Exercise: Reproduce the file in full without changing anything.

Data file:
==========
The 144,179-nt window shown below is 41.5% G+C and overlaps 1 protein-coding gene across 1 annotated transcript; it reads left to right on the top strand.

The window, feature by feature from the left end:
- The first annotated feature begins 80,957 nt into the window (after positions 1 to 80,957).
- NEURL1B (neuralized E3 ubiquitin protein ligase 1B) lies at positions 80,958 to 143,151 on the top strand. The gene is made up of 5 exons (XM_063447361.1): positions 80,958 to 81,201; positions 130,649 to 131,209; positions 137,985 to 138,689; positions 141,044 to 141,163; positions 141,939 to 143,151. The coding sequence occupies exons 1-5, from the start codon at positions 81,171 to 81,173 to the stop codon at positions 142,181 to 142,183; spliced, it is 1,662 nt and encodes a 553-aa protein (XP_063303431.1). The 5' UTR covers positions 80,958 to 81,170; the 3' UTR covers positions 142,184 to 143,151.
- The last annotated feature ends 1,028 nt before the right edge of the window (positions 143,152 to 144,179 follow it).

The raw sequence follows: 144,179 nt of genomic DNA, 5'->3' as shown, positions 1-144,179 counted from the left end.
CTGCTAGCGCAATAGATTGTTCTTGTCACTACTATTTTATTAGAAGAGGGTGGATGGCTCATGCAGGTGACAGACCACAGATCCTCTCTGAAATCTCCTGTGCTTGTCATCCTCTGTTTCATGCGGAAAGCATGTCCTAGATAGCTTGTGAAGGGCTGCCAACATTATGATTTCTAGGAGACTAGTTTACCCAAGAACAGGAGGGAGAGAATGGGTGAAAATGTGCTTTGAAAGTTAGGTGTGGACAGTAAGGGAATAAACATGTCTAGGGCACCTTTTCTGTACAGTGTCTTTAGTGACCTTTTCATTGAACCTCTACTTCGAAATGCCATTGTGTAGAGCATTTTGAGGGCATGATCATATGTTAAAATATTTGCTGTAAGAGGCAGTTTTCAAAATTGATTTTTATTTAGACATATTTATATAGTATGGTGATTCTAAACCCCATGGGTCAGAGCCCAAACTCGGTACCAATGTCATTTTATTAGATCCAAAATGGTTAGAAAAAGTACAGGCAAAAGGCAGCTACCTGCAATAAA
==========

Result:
The 144,179-nt window shown below is 41.5% G+C and overlaps 1 protein-coding gene across 1 annotated transcript; it reads left to right on the top strand.

The window, feature by feature from the left end:
- The first annotated feature begins 80,957 nt into the window (after positions 1 to 80,957).
- NEURL1B (neuralized E3 ubiquitin protein ligase 1B) lies at positions 80,958 to 143,151 on the top strand. The gene is made up of 5 exons (XM_063447361.1): positions 80,958 to 81,201; positions 130,649 to 131,209; positions 137,985 to 138,689; positions 141,044 to 141,163; positions 141,939 to 143,151. The coding sequence occupies exons 1-5, from the start codon at positions 81,171 to 81,173 to the stop codon at positions 142,181 to 142,183; spliced, it is 1,662 nt and encodes a 553-aa protein (XP_063303431.1). The 5' UTR covers positions 80,958 to 81,170; the 3' UTR covers positions 142,184 to 143,151.
- The last annotated feature ends 1,028 nt before the right edge of the window (positions 143,152 to 144,179 follow it).

The raw sequence follows: 144,179 nt of genomic DNA, 5'->3' as shown, positions 1-144,179 counted from the left end.
CTGCTAGCGCAATAGATTGTTCTTGTCACTACTATTTTATTAGAAGAGGGTGGATGGCTCATGCAGGTGACAGACCACAGATCCTCTCTGAAATCTCCTGTGCTTGTCATCCTCTGTTTCATGCGGAAAGCATGTCCTAGATAGCTTGTGAAGGGCTGCCAACATTATGATTTCTAGGAGACTAGTTTACCCAAGAACAGGAGGGAGAGAATGGGTGAAAATGTGCTTTGAAAGTTAGGTGTGGACAGTAAGGGAATAAACATGTCTAGGGCACCTTTTCTGTACAGTGTCTTTAGTGACCTTTTCATTGAACCTCTACTTCGAAATGCCATTGTGTAGAGCATTTTGAGGGCATGATCATATGTTAAAATATTTGCTGTAAGAGGCAGTTTTCAAAATTGATTTTTATTTAGACATATTTATATAGTATGGTGATTCTAAACCCCATGGGTCAGAGCCCAAACTCGGTACCAATGTCATTTTATTAGATCCAAAATGGTTAGAAAAAGTACAGGCAAAAGGCAGCTACCTGCAATAAA